Published: Jan 1998
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The objective of the investigation was to study the feasi-bility of applying continuous casting steel 100Cr6 (SAE 52100) for bearing balls. It was found that two of three continuous casted steel batches have longer or at least similar rolling contact fatigue lifetimes comparec to one ingot casted batch. For one of the continuous casted batches, the rolling contact fatigue lifetime was 30% less.
The micro- and macrostructure and the residual stresses below the surface of the balls were comparable. There is also no obvious difference between the four batches in the metallurgical parameters like contents of oxygen, titanium and sulphur as well as in the distribution of carbides and their network.
The reason for the shorter lifetime of one batch finally was found to be due not to the continuous casting process itself. There was a difference in the cross section of the different casting moulds, and by this in the speed of solidification. As a consequence an increased segregation of alloying elements was observed. So the primary carbides of this batch were of bigger size and higher amounts have been detected within a larger cross section of the bloom. Finally the inferior distribution and size of carbides in the layers of maximum equivalent stress below the surface were found to be crack initiation points. The reduced lifetime of one batch therefore could be correlated to these metallurgical differences.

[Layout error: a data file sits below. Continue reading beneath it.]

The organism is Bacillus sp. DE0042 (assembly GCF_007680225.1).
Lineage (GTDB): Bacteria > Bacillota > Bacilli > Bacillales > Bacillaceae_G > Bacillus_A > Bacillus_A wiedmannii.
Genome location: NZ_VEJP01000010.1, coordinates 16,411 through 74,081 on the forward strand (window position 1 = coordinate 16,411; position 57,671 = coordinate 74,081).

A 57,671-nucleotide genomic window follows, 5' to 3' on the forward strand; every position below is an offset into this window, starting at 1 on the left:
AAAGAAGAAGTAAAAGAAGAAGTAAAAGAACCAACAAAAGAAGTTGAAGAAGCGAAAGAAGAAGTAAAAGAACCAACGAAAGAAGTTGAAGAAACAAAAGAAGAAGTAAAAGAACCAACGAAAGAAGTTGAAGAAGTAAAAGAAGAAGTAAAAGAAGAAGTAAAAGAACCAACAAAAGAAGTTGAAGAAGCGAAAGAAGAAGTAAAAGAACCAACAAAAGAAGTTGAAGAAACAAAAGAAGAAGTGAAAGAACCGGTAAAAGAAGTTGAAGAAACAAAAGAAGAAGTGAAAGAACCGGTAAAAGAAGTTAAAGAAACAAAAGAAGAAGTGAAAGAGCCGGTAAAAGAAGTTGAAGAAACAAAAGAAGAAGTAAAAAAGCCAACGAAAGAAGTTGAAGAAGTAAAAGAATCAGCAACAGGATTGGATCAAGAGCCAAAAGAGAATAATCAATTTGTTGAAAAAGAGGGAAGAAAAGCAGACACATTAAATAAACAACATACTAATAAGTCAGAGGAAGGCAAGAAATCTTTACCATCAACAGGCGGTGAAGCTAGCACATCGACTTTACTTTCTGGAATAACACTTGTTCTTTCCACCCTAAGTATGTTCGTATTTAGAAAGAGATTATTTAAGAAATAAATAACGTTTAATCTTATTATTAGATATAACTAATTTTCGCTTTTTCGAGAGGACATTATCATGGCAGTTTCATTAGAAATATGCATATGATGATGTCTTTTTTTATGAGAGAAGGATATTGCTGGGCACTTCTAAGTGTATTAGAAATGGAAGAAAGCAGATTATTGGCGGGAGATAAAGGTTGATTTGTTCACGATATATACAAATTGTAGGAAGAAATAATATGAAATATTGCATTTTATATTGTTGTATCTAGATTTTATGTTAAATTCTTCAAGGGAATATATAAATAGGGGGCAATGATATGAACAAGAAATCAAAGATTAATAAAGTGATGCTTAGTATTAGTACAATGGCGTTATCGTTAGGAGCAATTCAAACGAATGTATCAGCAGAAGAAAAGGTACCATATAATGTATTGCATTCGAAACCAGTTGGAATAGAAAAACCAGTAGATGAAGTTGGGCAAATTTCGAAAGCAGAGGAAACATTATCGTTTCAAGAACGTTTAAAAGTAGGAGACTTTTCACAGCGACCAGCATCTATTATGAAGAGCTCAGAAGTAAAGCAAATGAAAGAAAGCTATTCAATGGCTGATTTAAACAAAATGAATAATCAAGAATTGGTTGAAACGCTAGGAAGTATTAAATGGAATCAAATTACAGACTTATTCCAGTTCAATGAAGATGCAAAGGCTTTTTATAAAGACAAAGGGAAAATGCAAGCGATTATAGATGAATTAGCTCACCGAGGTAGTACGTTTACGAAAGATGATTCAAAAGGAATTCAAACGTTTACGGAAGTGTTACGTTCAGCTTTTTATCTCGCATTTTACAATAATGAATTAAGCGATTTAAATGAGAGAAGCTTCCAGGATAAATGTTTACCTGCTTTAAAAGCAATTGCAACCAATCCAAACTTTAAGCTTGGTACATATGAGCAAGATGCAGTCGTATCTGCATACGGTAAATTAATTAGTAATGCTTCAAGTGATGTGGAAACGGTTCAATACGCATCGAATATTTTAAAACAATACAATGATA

It has been demonstrated that bearing balls made from continuous casted steel 100Cr6 (SAE 52100) have similar or better rolling contact fatigue lifetime than bearing balls made from ingot casted material. However, it is necessary to have minimal amounts of micro- and macro-inclusions as well as a homogeneous distribution of carbides, particularly in the main segregation areas. For that reason, the steel quality of every type of continuous casting machine has to be evaluated separately.
Continuous casting, 100Cr6, SAE 52100, Segregation, Rolling Contact Fatigue, Testing of Bearing Balls, Gradual Changes in Microstructures, Lifetime of balls
Research scientist, Stiftung Institut für WerkstofftechnikMannesmannrohr, BremenMülheim,
Research director, Stiftung Institut für Werkstofftechnik, Bremen,
Professor and head of the Institute, Stiftung Institut für Werk Stofftechnik, Bremen,